US PRESIDENT Bill Clinton was right when he predicted not everyone would be pleased with his solution to the timber crisis in the northwestern states (Down To Earth, May 31, 1993). Both environmentalists and timber workers are up in arms against his proposal, which calls for reducing logging to 25 per cent of the level in the late 1980s. It also proposes spending $1.5 billion over five years to help retrain retrenched timber industry workers.
Ecologists are unhappy because Clinton's proposal would allow some logging in the northwest's ancient forests. Even the practice of forest rangers felling unhealthy trees in designated reserves is open to abuse, they say.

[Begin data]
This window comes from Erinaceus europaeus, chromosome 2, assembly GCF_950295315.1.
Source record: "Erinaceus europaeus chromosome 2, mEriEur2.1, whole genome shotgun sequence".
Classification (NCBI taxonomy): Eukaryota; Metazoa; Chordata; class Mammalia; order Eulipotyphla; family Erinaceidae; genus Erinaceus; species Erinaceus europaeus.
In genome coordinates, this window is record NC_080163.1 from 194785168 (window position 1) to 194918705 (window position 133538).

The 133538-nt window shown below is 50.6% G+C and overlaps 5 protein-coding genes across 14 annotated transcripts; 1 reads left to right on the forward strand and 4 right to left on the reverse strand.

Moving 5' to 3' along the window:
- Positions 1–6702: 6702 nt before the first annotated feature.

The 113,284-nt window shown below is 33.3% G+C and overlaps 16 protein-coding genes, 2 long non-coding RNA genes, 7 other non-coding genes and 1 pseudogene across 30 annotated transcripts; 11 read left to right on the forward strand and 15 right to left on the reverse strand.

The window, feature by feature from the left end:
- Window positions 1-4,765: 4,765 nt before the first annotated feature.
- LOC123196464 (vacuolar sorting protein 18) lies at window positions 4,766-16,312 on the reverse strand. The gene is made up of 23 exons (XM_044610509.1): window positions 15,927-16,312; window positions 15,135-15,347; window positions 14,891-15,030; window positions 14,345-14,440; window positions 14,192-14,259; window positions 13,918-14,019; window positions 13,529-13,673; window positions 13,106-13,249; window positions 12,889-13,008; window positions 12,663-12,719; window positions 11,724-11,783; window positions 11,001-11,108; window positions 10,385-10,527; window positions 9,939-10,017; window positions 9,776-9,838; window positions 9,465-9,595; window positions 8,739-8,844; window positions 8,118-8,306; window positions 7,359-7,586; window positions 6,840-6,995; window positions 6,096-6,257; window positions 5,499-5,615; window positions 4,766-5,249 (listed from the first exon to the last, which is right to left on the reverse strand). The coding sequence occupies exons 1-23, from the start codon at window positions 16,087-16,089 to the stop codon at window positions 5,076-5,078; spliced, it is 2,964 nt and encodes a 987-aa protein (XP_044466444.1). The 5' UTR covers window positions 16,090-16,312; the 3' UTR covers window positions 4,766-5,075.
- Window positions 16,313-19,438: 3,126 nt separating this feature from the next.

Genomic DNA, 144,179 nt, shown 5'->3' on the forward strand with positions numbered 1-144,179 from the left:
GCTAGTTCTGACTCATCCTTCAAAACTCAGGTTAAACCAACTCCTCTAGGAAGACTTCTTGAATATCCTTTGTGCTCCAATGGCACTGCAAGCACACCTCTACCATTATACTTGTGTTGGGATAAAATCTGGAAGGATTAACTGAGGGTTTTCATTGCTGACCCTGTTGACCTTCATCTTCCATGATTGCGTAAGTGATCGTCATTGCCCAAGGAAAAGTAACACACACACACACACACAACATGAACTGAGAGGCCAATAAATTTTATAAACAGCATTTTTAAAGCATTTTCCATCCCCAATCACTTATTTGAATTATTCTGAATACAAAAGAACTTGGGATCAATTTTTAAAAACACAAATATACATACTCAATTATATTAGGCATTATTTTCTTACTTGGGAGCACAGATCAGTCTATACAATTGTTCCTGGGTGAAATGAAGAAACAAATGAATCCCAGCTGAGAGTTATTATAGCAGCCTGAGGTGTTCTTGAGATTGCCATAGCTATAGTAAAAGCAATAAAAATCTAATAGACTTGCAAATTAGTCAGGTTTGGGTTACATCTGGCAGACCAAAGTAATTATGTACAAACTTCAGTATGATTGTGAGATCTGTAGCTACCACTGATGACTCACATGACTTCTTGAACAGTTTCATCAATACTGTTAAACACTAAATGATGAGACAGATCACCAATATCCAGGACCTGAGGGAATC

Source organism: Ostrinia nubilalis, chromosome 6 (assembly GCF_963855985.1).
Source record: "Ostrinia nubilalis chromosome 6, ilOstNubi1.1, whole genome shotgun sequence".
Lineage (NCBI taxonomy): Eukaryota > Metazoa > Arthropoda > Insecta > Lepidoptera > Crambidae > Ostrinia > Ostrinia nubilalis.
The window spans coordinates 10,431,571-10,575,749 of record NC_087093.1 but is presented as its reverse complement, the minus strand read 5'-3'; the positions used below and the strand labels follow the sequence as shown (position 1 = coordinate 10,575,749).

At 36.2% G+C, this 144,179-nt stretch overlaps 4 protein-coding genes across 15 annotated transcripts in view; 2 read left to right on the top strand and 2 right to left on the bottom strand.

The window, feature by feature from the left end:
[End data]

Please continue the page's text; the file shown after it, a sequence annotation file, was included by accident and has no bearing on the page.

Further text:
Meanwhile, loggers and other timber camps contend the plan could wipe out 85,000 jobs and complain the economic aid package is woefully inadequate.
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